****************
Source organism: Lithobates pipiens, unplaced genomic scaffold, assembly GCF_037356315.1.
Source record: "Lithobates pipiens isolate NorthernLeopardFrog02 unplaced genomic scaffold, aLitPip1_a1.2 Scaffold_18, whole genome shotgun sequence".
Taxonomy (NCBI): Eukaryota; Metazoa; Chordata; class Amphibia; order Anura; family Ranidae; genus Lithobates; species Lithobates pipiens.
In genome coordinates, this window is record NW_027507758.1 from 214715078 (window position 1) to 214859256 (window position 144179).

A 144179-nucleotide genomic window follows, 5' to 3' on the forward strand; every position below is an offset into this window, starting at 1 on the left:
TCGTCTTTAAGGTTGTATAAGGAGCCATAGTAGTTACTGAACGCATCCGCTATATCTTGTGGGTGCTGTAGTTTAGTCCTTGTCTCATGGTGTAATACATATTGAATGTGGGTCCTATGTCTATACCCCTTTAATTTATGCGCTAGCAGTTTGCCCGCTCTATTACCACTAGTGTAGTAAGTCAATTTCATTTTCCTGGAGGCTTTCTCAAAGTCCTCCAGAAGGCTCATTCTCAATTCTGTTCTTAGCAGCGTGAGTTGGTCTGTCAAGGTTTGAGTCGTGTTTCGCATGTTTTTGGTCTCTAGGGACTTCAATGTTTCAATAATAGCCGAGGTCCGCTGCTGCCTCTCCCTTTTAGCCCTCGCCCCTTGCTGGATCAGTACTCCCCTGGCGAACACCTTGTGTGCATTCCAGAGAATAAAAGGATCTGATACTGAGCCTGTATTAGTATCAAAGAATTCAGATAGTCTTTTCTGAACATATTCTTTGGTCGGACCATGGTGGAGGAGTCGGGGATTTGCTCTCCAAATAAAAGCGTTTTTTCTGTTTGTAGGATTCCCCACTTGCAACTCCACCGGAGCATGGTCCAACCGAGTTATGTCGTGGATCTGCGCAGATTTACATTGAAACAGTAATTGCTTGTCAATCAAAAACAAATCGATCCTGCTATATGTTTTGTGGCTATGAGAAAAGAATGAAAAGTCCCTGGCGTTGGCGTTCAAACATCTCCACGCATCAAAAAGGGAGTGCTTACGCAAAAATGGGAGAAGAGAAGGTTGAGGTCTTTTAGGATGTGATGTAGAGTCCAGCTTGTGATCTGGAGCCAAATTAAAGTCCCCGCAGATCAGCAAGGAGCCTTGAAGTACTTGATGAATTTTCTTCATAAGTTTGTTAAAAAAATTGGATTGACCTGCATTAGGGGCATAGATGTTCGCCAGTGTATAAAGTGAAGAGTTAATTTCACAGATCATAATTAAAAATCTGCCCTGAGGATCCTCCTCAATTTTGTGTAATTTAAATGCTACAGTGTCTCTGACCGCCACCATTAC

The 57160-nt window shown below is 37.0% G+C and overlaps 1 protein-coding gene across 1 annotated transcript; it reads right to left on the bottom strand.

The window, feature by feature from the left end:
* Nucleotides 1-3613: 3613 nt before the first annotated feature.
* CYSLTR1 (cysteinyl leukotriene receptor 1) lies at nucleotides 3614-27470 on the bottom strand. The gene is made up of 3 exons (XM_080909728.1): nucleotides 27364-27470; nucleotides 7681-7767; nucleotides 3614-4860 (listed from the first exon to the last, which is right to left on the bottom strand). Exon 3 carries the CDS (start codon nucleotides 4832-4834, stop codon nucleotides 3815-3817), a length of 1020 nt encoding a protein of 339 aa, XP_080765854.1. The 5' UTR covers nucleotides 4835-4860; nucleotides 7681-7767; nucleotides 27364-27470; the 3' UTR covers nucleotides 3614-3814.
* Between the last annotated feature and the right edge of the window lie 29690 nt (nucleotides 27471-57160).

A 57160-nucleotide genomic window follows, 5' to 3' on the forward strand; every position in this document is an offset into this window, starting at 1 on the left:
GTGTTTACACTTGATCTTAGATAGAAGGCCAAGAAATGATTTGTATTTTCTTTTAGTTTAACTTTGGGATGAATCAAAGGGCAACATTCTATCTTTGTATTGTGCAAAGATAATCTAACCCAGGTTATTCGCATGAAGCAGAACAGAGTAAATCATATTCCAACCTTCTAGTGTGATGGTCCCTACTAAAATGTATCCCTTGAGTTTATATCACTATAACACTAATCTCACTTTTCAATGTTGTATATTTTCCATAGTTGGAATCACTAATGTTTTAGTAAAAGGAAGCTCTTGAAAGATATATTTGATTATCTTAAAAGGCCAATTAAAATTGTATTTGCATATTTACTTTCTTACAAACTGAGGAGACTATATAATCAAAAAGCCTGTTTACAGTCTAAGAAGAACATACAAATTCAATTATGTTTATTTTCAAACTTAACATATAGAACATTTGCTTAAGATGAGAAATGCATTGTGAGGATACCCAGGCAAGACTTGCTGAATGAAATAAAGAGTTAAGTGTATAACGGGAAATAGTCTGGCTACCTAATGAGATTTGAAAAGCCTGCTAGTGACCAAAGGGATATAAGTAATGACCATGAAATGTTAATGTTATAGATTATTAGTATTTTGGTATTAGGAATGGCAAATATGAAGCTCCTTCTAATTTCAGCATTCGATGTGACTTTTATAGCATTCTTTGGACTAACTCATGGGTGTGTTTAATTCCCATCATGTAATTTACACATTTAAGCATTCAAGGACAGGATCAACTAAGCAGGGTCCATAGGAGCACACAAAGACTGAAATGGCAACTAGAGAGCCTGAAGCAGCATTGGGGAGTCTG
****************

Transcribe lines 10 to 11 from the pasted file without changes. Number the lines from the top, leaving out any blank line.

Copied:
* CYSLTR1 (cysteinyl leukotriene receptor 1) lies at nucleotides 3614-27470 on the bottom strand. The gene is made up of 3 exons (XM_080909728.1): nucleotides 27364-27470; nucleotides 7681-7767; nucleotides 3614-4860 (listed from the first exon to the last, which is right to left on the bottom strand). Exon 3 carries the CDS (start codon nucleotides 4832-4834, stop codon nucleotides 3815-3817), a length of 1020 nt encoding a protein of 339 aa, XP_080765854.1. The 5' UTR covers nucleotides 4835-4860; nucleotides 7681-7767; nucleotides 27364-27470; the 3' UTR covers nucleotides 3614-3814.
* Between the last annotated feature and the right edge of the window lie 29690 nt (nucleotides 27471-57160).